This is the Sea

This is the Sea is the third Waterboys album and most probably my favourite album of all time. It’s certainly the album in my collection that has been listened to the most. I’ve bought it probably four or five times. I’ve had two cassette tapes bite the dust, bought the CD then lost it, bought it again and, this Christmas, I was pleasantly surprised to find the remastered edition in my Christmas stocking (from my loving wife).

The remastered version also includes a second CD of extended versions of the songs and songs which never made it onto the original 1985 version. It’s nice to hear the extended versions of Medicine Bow and Spirit, my two favourite tracks from the CD. It also has some liner notes written by Mike Scott which are illuminating.

It’s interesting to note that the tunes do not seem to date. Since I went into Alcoholics Anonymous back in September 2004, I’ve increasingly tried to live a more spiritual life and this has given a whole new meaning to Mike Scott’s lyrics. I know from having pretty much everything Mike Scott has written that he himself is a spiritual person, so it’s nice to have that perspective on songs with which I am so familiar. Spirit and Be My Enemy are two polar opposites of the spiritual side of Mike Scott’s writing (at least in my interpretation).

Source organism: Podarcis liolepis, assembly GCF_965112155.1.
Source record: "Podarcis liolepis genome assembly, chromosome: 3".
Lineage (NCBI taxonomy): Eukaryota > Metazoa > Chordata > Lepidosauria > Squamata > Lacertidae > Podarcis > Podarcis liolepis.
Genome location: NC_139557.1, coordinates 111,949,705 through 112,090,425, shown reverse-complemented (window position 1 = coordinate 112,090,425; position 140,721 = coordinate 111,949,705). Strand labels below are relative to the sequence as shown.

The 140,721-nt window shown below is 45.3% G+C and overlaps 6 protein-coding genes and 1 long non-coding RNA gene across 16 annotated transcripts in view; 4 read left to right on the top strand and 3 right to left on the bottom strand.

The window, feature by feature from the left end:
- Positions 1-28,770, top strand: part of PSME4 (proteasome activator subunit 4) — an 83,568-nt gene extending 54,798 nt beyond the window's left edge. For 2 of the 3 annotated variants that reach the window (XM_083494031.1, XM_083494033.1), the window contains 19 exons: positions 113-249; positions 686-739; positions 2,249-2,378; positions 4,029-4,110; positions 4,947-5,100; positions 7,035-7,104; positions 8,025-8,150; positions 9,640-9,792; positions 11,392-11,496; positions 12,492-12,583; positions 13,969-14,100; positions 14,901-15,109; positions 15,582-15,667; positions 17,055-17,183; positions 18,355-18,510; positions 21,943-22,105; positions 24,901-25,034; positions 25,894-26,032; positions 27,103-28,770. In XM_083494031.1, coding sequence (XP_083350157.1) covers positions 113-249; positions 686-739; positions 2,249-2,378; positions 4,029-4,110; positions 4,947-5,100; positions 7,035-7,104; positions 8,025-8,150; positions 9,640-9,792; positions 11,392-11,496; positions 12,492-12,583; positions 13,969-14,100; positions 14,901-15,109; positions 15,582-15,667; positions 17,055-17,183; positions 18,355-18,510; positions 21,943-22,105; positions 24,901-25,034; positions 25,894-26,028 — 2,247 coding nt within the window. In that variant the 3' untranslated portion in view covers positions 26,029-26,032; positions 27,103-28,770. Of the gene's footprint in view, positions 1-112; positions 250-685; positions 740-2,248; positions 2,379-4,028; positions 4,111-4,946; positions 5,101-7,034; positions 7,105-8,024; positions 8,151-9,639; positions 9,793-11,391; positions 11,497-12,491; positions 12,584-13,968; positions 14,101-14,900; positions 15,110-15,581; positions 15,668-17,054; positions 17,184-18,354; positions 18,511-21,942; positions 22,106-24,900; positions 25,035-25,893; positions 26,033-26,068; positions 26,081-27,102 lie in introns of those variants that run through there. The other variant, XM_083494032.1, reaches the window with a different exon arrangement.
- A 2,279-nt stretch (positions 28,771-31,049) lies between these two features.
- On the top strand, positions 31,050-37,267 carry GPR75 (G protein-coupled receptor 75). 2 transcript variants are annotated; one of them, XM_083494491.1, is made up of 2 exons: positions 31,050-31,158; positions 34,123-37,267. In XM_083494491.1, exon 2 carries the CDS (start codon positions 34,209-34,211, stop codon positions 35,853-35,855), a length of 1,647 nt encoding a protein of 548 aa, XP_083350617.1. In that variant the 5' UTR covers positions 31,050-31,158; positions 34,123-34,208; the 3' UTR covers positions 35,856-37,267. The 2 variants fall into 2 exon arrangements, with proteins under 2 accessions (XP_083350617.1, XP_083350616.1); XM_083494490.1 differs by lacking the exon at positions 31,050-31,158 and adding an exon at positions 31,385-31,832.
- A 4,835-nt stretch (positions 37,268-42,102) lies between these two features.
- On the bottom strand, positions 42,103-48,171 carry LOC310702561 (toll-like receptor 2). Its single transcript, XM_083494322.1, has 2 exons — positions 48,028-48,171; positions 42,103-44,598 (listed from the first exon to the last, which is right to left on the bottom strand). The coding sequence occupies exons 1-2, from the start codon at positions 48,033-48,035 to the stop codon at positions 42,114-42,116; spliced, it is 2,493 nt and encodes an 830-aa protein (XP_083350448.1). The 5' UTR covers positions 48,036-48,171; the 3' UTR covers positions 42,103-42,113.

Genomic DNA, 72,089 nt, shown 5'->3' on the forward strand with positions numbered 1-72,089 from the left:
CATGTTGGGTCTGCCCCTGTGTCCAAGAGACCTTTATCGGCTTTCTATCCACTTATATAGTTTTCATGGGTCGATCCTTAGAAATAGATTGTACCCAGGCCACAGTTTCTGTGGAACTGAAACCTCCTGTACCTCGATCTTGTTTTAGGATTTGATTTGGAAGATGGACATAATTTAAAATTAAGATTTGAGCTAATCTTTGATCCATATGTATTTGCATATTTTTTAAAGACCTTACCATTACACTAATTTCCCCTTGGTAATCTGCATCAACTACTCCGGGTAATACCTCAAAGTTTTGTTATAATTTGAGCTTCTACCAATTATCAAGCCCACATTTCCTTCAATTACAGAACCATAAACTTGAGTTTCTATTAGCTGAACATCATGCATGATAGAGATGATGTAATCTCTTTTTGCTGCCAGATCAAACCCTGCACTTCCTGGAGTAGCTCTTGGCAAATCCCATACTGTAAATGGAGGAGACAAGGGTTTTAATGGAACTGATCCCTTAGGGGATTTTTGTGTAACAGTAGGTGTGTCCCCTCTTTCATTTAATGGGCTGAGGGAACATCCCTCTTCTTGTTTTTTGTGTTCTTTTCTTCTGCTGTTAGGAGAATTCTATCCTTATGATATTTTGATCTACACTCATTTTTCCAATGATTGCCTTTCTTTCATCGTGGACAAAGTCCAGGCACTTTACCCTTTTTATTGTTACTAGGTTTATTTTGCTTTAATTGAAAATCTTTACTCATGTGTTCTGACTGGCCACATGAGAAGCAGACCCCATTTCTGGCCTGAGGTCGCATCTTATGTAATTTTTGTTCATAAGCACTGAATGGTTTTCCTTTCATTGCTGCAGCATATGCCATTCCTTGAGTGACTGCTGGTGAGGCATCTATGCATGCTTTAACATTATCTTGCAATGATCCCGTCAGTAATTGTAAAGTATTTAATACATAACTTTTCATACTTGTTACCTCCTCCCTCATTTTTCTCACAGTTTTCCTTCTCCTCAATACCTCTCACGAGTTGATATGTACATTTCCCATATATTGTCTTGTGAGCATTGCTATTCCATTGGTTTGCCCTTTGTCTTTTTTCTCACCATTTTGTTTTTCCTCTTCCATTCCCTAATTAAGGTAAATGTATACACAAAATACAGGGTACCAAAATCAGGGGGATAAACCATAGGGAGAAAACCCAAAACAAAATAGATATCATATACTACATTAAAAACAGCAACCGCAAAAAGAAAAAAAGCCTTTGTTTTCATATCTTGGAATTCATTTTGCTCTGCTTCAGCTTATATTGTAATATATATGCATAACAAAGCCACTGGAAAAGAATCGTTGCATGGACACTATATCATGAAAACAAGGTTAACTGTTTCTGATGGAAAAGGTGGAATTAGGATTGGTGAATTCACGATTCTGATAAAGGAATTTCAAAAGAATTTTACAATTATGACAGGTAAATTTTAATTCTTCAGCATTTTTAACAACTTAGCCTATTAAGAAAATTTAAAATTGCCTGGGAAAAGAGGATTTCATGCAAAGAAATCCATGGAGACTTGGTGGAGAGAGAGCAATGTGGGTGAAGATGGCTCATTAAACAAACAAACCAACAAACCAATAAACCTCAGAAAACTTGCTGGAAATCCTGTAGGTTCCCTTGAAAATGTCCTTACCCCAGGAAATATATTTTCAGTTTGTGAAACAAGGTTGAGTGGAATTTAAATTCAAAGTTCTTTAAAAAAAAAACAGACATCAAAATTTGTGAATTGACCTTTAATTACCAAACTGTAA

This was pretty much the culmination of the “Big Music” concept of Mike Scott’s writing – they “went folk” after this one with the fantastic Fisherman’s Blues album in 1990.

As a musician, it’s interesting to note that This is the Sea shows the power of the three-chord song. I have recently come to the conclusion in my own guitar playing that, at least in this genre, the music serves the song. Old England is a case in point. I’ve recently started performing Medicine Bow and may start playing The Pan Within a bit more too!

So, for now, enjoy Spirit (the original version).

The Waterboys